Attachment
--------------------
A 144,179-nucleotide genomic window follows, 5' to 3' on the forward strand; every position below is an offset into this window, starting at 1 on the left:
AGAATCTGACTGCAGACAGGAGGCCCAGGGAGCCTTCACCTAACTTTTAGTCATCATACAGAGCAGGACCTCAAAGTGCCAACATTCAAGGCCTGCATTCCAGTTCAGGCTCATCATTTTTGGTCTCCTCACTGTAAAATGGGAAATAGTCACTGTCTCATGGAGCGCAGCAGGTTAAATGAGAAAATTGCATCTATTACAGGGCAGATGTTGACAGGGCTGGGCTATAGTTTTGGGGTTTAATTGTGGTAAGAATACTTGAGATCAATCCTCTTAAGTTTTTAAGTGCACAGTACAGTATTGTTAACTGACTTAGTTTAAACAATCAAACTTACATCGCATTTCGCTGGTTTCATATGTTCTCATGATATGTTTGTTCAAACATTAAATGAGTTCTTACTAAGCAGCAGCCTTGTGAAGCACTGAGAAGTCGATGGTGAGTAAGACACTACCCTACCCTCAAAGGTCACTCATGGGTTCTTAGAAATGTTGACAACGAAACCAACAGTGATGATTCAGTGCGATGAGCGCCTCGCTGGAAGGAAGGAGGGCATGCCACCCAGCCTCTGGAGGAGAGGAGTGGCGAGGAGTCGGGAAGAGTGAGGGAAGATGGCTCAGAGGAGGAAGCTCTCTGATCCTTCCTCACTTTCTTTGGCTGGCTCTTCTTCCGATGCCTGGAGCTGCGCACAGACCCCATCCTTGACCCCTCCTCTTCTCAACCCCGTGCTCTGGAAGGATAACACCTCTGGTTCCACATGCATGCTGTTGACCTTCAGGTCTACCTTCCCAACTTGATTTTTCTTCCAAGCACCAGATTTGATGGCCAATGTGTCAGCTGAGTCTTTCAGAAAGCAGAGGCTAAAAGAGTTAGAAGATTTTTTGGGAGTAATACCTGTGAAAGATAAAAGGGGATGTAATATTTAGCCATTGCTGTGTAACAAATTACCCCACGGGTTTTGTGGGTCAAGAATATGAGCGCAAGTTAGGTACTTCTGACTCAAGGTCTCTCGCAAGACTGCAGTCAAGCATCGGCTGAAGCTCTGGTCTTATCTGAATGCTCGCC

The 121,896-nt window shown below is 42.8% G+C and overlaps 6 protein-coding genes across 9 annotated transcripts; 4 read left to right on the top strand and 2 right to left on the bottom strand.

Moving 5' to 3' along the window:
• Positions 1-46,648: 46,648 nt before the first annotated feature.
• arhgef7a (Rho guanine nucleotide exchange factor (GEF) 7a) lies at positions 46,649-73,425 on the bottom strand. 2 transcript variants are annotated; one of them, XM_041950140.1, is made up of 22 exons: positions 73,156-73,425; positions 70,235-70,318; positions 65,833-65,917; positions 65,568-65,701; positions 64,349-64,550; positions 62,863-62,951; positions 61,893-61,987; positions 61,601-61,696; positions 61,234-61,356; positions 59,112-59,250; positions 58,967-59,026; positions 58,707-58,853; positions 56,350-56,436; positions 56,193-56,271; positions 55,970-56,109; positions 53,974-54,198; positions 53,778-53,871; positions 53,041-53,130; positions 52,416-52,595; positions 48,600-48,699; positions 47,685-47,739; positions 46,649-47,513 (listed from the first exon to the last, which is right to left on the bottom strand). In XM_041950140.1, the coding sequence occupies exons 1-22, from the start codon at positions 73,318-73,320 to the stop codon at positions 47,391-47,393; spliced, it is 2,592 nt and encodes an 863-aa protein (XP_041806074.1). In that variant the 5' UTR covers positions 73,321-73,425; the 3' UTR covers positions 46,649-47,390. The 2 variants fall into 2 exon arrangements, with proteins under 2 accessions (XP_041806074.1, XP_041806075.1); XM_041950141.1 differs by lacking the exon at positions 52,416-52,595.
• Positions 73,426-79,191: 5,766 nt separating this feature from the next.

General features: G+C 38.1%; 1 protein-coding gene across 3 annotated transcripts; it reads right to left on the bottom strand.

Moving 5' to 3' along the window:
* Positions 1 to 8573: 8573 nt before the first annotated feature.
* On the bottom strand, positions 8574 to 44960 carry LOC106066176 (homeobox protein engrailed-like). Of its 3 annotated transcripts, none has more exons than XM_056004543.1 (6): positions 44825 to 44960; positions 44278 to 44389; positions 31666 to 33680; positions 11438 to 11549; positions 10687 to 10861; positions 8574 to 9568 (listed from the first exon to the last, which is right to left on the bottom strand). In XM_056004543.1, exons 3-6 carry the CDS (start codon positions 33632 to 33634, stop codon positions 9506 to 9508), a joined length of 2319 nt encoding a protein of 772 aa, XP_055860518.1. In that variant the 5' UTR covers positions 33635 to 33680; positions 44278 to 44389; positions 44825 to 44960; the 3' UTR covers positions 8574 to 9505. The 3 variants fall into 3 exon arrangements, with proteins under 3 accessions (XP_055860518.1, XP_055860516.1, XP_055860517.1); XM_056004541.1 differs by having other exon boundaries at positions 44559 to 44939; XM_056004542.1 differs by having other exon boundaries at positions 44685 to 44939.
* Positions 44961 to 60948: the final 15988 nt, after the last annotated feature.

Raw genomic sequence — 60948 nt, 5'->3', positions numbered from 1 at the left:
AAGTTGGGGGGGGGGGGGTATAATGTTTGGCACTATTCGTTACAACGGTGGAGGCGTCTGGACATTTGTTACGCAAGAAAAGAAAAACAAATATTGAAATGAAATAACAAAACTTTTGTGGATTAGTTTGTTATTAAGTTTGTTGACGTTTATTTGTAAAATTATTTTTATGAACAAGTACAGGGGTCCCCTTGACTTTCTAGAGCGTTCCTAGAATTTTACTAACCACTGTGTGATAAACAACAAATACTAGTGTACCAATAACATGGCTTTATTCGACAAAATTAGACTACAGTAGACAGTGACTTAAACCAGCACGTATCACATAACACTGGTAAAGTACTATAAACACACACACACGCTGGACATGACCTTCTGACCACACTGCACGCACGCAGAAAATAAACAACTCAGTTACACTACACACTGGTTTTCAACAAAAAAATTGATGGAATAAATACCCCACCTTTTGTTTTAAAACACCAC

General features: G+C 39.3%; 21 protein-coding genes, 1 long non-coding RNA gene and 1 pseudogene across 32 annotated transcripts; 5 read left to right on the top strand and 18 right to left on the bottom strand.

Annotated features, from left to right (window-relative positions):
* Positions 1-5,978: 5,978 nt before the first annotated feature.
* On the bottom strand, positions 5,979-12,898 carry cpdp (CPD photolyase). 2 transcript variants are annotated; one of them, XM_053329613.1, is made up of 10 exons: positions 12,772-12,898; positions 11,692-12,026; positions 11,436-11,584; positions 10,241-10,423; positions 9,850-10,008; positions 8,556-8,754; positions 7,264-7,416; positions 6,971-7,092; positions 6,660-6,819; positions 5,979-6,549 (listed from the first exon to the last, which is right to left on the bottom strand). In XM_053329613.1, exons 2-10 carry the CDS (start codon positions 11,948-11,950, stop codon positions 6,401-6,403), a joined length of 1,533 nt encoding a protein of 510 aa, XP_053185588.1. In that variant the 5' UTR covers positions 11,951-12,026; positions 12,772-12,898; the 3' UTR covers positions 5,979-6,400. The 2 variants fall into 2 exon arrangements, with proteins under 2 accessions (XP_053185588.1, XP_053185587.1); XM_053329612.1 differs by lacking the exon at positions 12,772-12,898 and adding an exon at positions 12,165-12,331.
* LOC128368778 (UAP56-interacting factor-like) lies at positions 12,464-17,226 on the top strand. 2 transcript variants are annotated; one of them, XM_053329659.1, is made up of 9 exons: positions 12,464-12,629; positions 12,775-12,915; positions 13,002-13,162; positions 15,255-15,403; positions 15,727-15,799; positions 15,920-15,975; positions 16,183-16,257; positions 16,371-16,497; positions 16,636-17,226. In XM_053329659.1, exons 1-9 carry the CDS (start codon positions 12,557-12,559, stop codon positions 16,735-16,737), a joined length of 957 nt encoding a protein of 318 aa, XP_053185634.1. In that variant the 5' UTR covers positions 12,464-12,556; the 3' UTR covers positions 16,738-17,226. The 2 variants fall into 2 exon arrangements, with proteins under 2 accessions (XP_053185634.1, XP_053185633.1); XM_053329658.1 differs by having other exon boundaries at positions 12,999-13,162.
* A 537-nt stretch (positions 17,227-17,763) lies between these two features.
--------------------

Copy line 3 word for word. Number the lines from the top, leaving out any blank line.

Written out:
The 121,896-nt window shown below is 42.8% G+C and overlaps 6 protein-coding genes across 9 annotated transcripts; 4 read left to right on the top strand and 2 right to left on the bottom strand.